6. Caring for a covered military service member with a serious injury or illness if the employee is the spouse, son, daughter, parent, or next of kin of the military service member. The FMLA purposes are the purposes for which an employee may take leave under the FMLA

If a policy provides for paid vacation leave, personal leave, or medical or sick leave that is not considered FMLA leave, such paid leave is not eligible for the tax credit.  For paid leave to be eligible for the credit, the leave (i) must be specifically designated for one or more FMLA purposes, (ii) may not be used for any other reason, and (iii) cannot be provided by a State or local government or be required by State or local law.[1]  The following examples provided in the Notice illustrate the types of arrangements that may satisfy the FMLA requirement.

Example 1

Facts:  Employer's written policy provides six weeks of annual paid leave for the birth of an employee's child, and to care for that child (an FMLA purpose). The leave may not be used for any other reason. No paid leave is provided by a State or local government or required by State or local law.

IRS Conclusion:  Employer's policy may qualify for the tax credit under section 45S, provided all other requirements of Code Section 45S are met (e.g., all eligible employees are covered).

Example 2

Facts:  Employer's written policy provides three weeks of annual paid leave that is specifically designated for any FMLA purpose and may not be used for any other reason. No paid leave is provided by a State or local government or required by State or local law.

IRS Conclusion:  Employer's policy may qualify for the tax credit under section 45S, provided all other requirements of Code Section 45S are met (e.g., all eligible employees are covered).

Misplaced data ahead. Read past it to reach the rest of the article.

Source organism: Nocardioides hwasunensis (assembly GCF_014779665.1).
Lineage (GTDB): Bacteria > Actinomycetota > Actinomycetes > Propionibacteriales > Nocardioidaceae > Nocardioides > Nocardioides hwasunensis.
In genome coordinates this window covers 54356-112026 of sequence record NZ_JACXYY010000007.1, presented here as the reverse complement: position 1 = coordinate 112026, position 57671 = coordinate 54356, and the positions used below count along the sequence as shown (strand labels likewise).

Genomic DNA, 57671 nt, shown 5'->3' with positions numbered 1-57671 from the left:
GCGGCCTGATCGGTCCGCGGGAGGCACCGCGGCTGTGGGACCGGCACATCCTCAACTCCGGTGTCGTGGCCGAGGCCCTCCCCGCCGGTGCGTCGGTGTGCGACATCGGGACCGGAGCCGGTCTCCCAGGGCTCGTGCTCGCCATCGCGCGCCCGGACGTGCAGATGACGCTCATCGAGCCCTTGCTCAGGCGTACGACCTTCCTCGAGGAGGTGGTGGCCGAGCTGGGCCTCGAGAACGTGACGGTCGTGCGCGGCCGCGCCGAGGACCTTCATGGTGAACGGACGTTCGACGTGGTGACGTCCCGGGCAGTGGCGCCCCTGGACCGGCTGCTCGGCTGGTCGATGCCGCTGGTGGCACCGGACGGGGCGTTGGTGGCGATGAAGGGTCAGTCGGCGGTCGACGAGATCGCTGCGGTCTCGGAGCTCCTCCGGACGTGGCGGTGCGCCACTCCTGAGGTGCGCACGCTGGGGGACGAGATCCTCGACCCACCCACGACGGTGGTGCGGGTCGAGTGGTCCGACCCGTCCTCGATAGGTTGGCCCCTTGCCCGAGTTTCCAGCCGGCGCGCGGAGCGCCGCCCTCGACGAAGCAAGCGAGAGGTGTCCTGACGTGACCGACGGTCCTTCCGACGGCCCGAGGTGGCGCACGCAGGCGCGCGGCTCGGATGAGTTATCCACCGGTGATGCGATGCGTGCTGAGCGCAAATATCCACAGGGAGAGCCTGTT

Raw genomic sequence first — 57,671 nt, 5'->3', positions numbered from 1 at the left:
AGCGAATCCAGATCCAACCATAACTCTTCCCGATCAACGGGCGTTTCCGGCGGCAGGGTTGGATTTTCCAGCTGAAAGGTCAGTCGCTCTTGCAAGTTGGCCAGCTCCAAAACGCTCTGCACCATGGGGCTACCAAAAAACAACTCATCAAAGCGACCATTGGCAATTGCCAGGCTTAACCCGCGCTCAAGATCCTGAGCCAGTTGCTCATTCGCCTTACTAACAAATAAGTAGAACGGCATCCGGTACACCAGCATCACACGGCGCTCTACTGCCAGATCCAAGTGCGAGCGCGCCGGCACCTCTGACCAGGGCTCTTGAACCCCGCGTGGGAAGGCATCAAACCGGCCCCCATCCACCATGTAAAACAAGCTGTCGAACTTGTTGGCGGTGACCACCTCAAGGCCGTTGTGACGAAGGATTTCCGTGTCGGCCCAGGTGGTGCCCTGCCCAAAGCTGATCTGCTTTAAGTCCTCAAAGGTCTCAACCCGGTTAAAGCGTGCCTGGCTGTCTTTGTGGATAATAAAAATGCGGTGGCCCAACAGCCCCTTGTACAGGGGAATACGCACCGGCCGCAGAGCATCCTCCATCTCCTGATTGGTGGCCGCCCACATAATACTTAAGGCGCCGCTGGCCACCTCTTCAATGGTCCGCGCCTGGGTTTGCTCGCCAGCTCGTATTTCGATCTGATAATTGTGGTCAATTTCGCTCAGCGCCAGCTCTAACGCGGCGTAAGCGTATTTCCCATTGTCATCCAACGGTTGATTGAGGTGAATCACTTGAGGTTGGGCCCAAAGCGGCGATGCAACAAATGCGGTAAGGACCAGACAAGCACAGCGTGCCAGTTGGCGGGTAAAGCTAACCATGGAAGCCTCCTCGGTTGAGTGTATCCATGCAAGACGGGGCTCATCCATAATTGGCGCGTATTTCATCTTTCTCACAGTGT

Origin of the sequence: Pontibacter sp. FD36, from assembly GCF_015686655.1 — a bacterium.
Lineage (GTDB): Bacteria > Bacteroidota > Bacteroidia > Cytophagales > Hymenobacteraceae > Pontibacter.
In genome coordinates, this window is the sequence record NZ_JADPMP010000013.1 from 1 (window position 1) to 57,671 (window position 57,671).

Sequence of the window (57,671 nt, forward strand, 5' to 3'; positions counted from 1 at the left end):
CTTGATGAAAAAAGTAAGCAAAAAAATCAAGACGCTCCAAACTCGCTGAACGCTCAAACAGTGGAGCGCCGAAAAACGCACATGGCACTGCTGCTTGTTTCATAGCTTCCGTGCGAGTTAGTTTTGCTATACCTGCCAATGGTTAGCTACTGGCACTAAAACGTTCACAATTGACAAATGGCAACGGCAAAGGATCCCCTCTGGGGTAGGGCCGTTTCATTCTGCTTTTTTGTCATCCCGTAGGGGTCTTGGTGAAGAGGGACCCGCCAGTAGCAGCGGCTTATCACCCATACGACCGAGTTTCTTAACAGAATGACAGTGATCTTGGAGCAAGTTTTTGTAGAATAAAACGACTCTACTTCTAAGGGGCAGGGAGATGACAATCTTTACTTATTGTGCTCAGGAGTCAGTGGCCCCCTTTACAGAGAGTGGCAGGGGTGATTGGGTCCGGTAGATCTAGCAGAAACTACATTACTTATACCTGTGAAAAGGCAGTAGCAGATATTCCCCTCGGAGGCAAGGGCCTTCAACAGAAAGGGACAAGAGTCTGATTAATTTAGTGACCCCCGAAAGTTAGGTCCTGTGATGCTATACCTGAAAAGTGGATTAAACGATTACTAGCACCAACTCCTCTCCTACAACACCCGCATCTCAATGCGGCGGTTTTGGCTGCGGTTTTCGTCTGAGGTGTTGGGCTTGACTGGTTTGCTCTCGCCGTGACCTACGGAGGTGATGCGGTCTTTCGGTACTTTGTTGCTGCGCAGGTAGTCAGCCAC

Example 3

Facts:  Employer's written policy provides three weeks of annual paid leave for any of the following reasons:  FMLA purposes, minor illness, vacation, or specified personal reasons.  No paid leave is provided by a State or local government or required by State or local law.

IRS Conclusion:  Employer's policy does not qualify for the tax credit under section 45S because the leave is not specifically designated for one or more FMLA purposes and can be used for reasons other than FMLA purposes. This is true even if an employee uses the leave for an FMLA purpose.

The Notice states that benefits provided under an employer’s short-term disability program, whether self-insured or insured, may be characterized as family and medical leave under Code Section 45S if it otherwise meets the requirements under Code Section 45S.  The Notice also clarifies that the rate of payment or period of paid leave does not have to be uniform with respect to all qualified employees and for all FMLA purposes.  However, the minimum paid leave requirements must be satisfied with respect to each FMLA purpose for which the employer intends to claim the credit.

Employers having an interest in obtaining the new paid leave tax credit should begin to assess whether they may be able to qualify for the credit in 2018 and determine the actions they need to take to allow them to claim the credit this year.


[1] There is one narrow exception to these rules:  where the policy provides paid leave for an FMLA purpose except for the fact that leave is also available to care for individuals not covered by FMLA (e.g., a grandchild).  In this situation, while the leave paid for such non-qualified person is not eligible for the credit, leave paid for qualified individuals may be eligible for the credit.

Topics: Plan Administration